The amount of homes on the market are slowly increasing, giving buyers a few more options from which to choose. Homes are also staying on the market longer, giving buyers a chance to view them before the homes go under contract. There are also very few multiple offers on homes, so the sellers do not have as much negotiation room to increase the sales price of the home.

In real estate, it is hard to predict exactly when or how long a shift will occur, just like trying to predict the stock market. It takes up to six months to know exactly when we hit the peaks and the valleys of the market. What we can track is the trends of the market. The last four months have shown a slow down of home sales and leveling off of home values. We do not know how long the slow down will continue, or if this is a slight hiccup in the market. The trend could continue a couple of months, six months, a year, or a couple of years. What we do know is that the market has shifted and has plateaued.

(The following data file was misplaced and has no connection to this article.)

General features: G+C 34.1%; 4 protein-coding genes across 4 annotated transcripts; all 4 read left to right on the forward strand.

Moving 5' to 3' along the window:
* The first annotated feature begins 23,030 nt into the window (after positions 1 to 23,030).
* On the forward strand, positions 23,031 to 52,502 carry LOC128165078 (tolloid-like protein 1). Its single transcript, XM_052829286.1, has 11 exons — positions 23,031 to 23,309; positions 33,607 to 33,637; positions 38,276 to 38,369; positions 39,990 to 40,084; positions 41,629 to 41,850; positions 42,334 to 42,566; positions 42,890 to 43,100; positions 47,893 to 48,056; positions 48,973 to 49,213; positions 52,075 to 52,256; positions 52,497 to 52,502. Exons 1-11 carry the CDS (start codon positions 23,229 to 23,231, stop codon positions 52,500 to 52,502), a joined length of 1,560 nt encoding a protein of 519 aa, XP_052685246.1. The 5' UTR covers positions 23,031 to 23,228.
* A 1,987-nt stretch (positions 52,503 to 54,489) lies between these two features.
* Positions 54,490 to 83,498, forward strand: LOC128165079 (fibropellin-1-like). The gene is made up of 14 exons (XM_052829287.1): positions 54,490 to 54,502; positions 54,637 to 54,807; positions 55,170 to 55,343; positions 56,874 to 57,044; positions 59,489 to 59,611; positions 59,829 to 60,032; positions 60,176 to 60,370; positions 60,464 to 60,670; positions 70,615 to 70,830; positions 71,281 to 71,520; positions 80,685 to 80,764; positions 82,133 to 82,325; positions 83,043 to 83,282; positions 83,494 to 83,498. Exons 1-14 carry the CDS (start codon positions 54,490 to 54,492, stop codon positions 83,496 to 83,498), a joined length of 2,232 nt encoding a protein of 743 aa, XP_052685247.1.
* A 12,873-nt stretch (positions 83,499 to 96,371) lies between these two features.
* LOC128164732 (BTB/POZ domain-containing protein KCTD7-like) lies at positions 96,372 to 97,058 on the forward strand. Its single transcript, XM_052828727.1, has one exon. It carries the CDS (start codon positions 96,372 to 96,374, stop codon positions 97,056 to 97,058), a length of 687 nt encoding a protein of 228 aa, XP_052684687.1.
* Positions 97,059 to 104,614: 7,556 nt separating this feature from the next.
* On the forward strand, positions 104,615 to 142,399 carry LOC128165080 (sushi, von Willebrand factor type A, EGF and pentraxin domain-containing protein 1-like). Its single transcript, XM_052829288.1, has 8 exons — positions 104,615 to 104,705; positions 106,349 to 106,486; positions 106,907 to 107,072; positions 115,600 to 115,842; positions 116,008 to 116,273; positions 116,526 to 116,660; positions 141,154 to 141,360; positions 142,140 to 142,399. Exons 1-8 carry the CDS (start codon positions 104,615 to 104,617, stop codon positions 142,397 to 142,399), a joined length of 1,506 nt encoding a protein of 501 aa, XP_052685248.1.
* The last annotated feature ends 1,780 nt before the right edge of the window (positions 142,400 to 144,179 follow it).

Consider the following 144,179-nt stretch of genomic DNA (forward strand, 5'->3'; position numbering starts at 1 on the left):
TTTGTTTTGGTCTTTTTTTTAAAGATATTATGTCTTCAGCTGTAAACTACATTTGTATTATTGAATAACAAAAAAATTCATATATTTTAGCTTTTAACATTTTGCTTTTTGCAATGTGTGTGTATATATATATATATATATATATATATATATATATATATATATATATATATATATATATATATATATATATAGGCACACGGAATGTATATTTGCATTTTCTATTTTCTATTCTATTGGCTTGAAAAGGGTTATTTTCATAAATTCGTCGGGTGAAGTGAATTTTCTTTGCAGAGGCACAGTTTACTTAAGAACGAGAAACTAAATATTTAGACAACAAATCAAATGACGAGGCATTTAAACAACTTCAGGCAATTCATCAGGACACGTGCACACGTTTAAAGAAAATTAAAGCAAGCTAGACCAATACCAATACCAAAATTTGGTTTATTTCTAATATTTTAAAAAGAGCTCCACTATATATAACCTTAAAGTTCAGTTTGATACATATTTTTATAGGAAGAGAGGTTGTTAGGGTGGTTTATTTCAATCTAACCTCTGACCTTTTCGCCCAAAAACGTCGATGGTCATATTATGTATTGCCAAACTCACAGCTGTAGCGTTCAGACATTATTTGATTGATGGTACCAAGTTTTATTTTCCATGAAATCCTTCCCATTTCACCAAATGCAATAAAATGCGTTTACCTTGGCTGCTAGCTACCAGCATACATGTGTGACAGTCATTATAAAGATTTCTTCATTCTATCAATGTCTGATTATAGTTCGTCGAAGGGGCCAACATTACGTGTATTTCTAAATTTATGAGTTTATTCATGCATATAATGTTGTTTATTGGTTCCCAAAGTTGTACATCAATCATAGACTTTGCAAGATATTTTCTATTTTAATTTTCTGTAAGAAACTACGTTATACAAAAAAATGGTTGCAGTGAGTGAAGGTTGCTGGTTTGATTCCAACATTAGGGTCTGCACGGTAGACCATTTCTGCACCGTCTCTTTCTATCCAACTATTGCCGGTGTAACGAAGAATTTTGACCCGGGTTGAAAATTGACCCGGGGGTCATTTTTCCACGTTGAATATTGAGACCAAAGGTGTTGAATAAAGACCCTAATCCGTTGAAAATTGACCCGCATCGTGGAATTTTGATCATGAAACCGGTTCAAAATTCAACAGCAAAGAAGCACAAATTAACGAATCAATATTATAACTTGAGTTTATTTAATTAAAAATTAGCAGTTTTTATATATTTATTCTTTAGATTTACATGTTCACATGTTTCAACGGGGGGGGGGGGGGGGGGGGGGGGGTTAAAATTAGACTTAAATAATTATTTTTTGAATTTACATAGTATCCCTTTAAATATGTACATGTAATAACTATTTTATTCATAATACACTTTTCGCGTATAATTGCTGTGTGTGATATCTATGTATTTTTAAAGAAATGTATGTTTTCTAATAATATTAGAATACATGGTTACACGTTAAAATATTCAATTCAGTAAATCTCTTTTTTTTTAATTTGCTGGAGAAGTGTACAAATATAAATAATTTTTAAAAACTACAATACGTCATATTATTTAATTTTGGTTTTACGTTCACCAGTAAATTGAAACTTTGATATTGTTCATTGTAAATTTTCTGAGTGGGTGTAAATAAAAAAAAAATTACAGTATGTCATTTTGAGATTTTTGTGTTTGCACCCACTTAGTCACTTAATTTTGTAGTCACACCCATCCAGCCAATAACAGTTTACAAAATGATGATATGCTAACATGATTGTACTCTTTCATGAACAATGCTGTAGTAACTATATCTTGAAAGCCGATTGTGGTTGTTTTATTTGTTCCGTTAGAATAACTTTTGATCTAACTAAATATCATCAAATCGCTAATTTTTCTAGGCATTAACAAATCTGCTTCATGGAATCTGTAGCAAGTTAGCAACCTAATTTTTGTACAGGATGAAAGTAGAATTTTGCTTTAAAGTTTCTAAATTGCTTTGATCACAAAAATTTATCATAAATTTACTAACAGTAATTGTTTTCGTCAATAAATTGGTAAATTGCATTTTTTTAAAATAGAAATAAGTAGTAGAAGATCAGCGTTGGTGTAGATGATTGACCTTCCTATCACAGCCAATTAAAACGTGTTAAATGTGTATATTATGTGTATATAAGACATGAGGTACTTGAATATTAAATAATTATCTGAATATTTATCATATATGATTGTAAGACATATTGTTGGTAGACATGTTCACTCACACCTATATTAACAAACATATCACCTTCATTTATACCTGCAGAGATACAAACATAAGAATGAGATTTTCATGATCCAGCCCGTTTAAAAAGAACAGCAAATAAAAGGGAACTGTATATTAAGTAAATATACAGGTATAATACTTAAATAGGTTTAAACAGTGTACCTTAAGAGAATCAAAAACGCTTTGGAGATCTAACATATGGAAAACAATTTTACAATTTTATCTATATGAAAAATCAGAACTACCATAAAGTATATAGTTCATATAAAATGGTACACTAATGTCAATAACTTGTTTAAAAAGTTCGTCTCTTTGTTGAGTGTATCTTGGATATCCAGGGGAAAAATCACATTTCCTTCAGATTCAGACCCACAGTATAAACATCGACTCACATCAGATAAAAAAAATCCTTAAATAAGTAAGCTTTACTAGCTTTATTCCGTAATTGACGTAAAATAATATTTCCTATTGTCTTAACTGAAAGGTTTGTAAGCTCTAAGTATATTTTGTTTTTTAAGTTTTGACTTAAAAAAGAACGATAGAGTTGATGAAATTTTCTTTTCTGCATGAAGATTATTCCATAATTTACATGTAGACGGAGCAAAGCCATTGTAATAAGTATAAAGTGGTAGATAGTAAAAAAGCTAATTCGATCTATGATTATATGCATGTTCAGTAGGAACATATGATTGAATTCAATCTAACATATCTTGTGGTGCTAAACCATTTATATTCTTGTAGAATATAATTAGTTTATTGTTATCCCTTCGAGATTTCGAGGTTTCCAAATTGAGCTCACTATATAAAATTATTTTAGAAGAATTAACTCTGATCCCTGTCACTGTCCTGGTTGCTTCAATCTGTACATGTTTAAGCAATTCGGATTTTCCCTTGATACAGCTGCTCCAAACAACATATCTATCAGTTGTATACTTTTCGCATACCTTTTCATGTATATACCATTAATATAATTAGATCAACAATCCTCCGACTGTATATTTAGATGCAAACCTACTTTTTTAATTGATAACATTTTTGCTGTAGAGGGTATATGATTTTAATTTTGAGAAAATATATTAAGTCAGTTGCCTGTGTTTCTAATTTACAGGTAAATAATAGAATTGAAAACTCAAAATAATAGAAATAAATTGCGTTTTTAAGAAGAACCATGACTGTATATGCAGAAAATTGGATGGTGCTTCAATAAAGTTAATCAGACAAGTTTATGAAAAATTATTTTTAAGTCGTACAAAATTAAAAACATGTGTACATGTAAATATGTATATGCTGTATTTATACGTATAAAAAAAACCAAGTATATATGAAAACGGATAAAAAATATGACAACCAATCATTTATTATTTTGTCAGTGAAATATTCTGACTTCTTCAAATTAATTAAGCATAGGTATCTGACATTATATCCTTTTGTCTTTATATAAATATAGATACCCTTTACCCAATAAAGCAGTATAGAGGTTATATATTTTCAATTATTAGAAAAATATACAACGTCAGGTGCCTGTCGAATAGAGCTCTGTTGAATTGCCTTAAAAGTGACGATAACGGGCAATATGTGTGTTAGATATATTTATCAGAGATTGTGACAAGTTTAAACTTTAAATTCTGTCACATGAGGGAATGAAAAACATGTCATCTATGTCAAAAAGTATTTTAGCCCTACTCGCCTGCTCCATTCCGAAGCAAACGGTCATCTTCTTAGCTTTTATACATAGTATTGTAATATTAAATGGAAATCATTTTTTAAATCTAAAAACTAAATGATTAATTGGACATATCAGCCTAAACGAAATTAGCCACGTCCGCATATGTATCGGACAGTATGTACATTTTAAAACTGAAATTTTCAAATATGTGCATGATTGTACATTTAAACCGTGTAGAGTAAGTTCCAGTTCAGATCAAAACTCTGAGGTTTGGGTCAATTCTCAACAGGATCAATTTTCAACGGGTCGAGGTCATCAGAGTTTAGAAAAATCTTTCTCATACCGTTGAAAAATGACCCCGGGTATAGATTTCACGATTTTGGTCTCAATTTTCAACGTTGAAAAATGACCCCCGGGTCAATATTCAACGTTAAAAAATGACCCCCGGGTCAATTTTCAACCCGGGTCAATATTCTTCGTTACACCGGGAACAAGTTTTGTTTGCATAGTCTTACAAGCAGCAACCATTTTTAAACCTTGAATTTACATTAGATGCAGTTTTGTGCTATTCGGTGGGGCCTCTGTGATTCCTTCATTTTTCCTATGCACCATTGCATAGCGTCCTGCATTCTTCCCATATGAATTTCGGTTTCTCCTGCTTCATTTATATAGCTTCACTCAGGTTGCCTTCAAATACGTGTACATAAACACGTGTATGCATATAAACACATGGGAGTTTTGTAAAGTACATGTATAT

We are still a seller’s market overall, though every local area varies, because the inventory of homes is still low. Homes are still selling, though at a slightly slower pace (the average days active on the market is just over 30 days). Economists are projecting a 3% increase in home values through 2019. In comparison, home values increased 2 to 3% each quarter, on average, in most areas of the United States through 2017 and the first two quarters of 2018.

There is no need to panic. The market is not crashing and homes are not losing value, they are simply holding at their current value or increasing at a slower rate. Homes are still selling, though it is taking a little longer for them to sell. Buyers are still shopping for homes. The shift causes both buyers and sells to take a little different strategy in the market.

This change in market affects buyers, sellers, and investors. To keep up with the shifting of the market and how it affects your selling and/or buying power, consult with an educated Realtor, in your area,who is up to date with the current market trends and can advise you on the best options for you in the real estate market. If you are in my area, I just so happen to know one of those Realtors.

*Written and published by Ryan Odenweller with Keller Williams Realty.

You can reach me with questions and comments at (863) 271-7882 and Check out my website,